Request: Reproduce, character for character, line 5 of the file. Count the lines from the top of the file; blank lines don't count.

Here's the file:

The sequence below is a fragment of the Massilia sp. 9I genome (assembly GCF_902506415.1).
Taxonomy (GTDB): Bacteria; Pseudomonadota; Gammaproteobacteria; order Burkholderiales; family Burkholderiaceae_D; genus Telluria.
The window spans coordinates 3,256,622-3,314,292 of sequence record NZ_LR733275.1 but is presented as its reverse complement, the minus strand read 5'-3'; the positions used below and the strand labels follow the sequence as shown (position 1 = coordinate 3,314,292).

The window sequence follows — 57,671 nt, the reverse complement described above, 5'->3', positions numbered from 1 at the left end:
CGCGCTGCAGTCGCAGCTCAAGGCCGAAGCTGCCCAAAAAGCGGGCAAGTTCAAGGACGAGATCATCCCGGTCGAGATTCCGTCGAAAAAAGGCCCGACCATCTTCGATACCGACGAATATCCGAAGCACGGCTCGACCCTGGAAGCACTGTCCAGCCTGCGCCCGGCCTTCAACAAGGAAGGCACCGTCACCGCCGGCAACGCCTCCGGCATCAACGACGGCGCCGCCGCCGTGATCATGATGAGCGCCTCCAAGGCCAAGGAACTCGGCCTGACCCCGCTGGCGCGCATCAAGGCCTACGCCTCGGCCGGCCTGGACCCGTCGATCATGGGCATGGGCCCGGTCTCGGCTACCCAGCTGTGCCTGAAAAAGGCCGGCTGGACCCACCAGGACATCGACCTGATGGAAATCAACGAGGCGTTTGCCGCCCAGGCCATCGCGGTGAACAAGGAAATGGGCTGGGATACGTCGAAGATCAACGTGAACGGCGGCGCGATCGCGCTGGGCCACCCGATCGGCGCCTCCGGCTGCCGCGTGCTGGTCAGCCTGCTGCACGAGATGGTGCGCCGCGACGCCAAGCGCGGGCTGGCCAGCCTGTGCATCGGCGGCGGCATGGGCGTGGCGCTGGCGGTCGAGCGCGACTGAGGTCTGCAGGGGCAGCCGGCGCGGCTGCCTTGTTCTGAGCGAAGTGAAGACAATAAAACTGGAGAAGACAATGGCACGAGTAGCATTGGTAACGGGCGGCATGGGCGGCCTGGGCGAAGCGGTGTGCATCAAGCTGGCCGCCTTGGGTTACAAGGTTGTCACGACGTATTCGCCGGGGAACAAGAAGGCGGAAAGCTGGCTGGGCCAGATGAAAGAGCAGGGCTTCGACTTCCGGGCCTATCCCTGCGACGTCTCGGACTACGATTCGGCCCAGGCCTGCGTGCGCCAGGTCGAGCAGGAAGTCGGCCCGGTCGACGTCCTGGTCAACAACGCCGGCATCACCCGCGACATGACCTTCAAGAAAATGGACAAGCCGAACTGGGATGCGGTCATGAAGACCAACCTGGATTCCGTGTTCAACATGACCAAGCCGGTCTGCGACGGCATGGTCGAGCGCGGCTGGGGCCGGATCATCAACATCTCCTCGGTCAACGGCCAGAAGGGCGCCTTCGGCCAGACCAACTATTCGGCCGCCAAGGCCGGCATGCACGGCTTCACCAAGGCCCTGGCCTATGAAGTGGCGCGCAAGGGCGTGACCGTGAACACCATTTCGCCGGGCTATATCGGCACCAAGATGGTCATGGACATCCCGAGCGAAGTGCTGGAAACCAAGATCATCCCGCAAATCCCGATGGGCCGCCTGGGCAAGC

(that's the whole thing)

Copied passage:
CGCGCTGCAGTCGCAGCTCAAGGCCGAAGCTGCCCAAAAAGCGGGCAAGTTCAAGGACGAGATCATCCCGGTCGAGATTCCGTCGAAAAAAGGCCCGACCATCTTCGATACCGACGAATATCCGAAGCACGGCTCGACCCTGGAAGCACTGTCCAGCCTGCGCCCGGCCTTCAACAAGGAAGGCACCGTCACCGCCGGCAACGCCTCCGGCATCAACGACGGCGCCGCCGCCGTGATCATGATGAGCGCCTCCAAGGCCAAGGAACTCGGCCTGACCCCGCTGGCGCGCATCAAGGCCTACGCCTCGGCCGGCCTGGACCCGTCGATCATGGGCATGGGCCCGGTCTCGGCTACCCAGCTGTGCCTGAAAAAGGCCGGCTGGACCCACCAGGACATCGACCTGATGGAAATCAACGAGGCGTTTGCCGCCCAGGCCATCGCGGTGAACAAGGAAATGGGCTGGGATACGTCGAAGATCAACGTGAACGGCGGCGCGATCGCGCTGGGCCACCCGATCGGCGCCTCCGGCTGCCGCGTGCTGGTCAGCCTGCTGCACGAGATGGTGCGCCGCGACGCCAAGCGCGGGCTGGCCAGCCTGTGCATCGGCGGCGGCATGGGCGTGGCGCTGGCGGTCGAGCGCGACTGAGGTCTGCAGGGGCAGCCGGCGCGGCTGCCTTGTTCTGAGCGAAGTGAAGACAATAAAACTGGAGAAGACAATGGCACGAGTAGCATTGGTAACGGGCGGCATGGGCGGCCTGGGCGAAGCGGTGTGCATCAAGCTGGCCGCCTTGGGTTACAAGGTTGTCACGACGTATTCGCCGGGGAACAAGAAGGCGGAAAGCTGGCTGGGCCAGATGAAAGAGCAGGGCTTCGACTTCCGGGCCTATCCCTGCGACGTCTCGGACTACGATTCGGCCCAGGCCTGCGTGCGCCAGGTCGAGCAGGAAGTCGGCCCGGTCGACGTCCTGGTCAACAACGCCGGCATCACCCGCGACATGACCTTCAAGAAAATGGACAAGCCGAACTGGGATGCGGTCATGAAGACCAACCTGGATTCCGTGTTCAACATGACCAAGCCGGTCTGCGACGGCATGGTCGAGCGCGGCTGGGGCCGGATCATCAACATCTCCTCGGTCAACGGCCAGAAGGGCGCCTTCGGCCAGACCAACTATTCGGCCGCCAAGGCCGGCATGCACGGCTTCACCAAGGCCCTGGCCTATGAAGTGGCGCGCAAGGGCGTGACCGTGAACACCATTTCGCCGGGCTATATCGGCACCAAGATGGTCATGGACATCCCGAGCGAAGTGCTGGAAACCAAGATCATCCCGCAAATCCCGATGGGCCGCCTGGGCAAGC